Important Role of Oceans and Rainforests in Absorbing Carbon Emissions
Oceans absorb vast amounts of carbon dioxide gas. Carbon dioxide is also absorbed by billions of tiny plankton, also known as phytoplankton, which fall to the ocean bottom when they die, trapping carbon in deep bottom layers of sediment.
Scientists are currently experimenting to see if they can stimulate the growth of the ocean’s plankton by adding iron to the ocean floor. If scientists are successful, iron might be used to increase the absorption of carbon dioxide by oceans as part of the fight against global warming.
Rain forests are like sponges when it comes to carbon emissions. Through the process of photosynthesis, plants absorb carbon dioxide gas and use it as fuel for their growth.
International Cooperation on Climate Change
In 1992, 192 countries joined an international treaty — the United Nations Framework Convention on Climate Change (UNFCCC) — to begin to consider what can be done to reduce global warming and to cope with whatever temperature increases are inevitable.
The Convention recognizes that the global climate is shared by all nations and people, and the stability of the global climate can be damaged by emissions of carbon dioxide and other greenhouse gases.
More than 180 countries approved an addition to the treaty in 1997 called the Kyoto Protocol, which sets specific targets for reducing greenhouse gas emissions.
While the Convention on Climate Change encouraged countries to stabilize their greenhouse gas emissions, the Kyoto Protocol legally commits them to do so.
Your Carbon Footprint
Your carbon footprint is the amount of carbon produced by all of your activities. For instance, producing the electricity that powers your video game may be putting carbon dioxide into the atmosphere if fossil fuels were used to create that electricity. Carbon dioxide is given off when you ride in a gasoline powered car.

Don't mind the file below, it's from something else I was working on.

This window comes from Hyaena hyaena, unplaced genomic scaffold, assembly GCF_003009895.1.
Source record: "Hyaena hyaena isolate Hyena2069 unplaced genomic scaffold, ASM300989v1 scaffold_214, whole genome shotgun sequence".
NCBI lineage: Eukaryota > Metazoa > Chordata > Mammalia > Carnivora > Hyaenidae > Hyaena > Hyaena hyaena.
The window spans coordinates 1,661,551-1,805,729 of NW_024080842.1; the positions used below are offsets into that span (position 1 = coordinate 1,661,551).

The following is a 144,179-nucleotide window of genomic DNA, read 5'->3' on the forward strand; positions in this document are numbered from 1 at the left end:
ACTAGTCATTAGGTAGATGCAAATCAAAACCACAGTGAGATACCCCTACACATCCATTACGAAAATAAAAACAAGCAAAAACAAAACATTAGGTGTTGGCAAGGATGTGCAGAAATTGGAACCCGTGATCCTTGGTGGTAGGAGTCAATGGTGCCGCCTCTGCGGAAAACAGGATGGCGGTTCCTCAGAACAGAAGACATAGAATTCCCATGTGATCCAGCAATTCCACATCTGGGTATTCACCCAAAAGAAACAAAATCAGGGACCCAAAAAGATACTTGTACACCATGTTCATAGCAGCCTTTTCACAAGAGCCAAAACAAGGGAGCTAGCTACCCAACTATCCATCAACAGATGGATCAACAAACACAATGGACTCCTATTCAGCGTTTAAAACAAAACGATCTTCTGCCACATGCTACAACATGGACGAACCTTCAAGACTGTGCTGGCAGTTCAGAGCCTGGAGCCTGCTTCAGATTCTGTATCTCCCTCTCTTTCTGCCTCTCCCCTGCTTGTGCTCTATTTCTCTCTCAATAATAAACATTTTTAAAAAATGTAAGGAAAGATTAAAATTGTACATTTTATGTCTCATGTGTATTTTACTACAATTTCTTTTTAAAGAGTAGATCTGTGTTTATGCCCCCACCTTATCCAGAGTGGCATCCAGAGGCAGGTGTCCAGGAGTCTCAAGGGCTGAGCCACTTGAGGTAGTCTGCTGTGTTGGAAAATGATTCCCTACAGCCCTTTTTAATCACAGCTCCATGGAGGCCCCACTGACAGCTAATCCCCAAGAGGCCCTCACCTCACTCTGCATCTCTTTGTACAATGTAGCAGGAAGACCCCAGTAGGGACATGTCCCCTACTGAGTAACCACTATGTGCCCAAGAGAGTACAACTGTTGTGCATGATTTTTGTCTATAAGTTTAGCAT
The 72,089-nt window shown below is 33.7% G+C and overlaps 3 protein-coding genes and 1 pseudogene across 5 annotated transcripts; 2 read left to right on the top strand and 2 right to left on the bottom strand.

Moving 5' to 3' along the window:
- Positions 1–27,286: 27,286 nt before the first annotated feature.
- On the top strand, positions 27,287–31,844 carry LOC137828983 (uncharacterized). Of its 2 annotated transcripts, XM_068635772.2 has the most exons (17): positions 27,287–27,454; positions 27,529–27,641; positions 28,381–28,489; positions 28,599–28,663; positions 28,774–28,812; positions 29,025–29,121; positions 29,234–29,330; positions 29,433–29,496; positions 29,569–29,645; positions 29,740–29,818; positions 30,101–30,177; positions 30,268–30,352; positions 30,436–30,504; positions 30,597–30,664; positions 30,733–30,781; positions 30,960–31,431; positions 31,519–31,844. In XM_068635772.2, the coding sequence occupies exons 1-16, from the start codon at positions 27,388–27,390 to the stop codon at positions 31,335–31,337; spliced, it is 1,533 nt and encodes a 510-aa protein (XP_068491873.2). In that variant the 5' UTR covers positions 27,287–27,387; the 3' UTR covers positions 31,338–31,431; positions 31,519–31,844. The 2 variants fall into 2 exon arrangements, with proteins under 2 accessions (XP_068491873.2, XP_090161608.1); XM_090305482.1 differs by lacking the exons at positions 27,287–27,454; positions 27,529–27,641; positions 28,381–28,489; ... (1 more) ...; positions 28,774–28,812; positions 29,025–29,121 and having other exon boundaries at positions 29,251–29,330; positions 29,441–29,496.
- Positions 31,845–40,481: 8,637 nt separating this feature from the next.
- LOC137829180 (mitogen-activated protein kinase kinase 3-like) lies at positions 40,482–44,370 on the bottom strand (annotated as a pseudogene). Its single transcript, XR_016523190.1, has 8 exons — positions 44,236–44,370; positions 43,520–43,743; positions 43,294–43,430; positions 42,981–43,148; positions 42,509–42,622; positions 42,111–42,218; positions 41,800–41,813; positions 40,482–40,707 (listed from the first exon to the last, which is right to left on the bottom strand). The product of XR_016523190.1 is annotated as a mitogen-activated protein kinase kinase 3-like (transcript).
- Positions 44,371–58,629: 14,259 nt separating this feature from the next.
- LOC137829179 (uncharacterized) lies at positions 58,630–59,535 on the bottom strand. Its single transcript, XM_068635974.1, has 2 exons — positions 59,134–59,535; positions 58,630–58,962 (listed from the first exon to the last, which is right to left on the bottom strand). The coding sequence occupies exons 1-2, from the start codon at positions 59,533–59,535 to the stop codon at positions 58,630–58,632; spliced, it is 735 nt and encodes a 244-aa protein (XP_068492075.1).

You can think of your carbon footprint as a measure of your impact on the environment. Having a small carbon footprint is better than having a large one. Using less energy reduces our carbon footprint.
Ideas for Reducing Your Carbon Footprint
Here are some ideas you might consider: Turn things off when they are not being used, such as lights, video games, computers, and televisions. Use compact fluorescent light bulbs which use one-quarter of the energy of standard ones.
Recycle paper, plastic, aluminum cans, or glass. Turn off the water while you are brushing your teeth. (Pumping and cleaning drinking water is a large user of electricity in some places.) Decide what you want before opening the refrigerator door so it doesn’t stay open longer than needed.
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Interested in getting more climate change facts for kids? Wonder Rotunda offers educational games for kids ages 7 -12 to help them learn about important subjects such as global warming and marine life conservation. Visit us today to learn more about our theme park.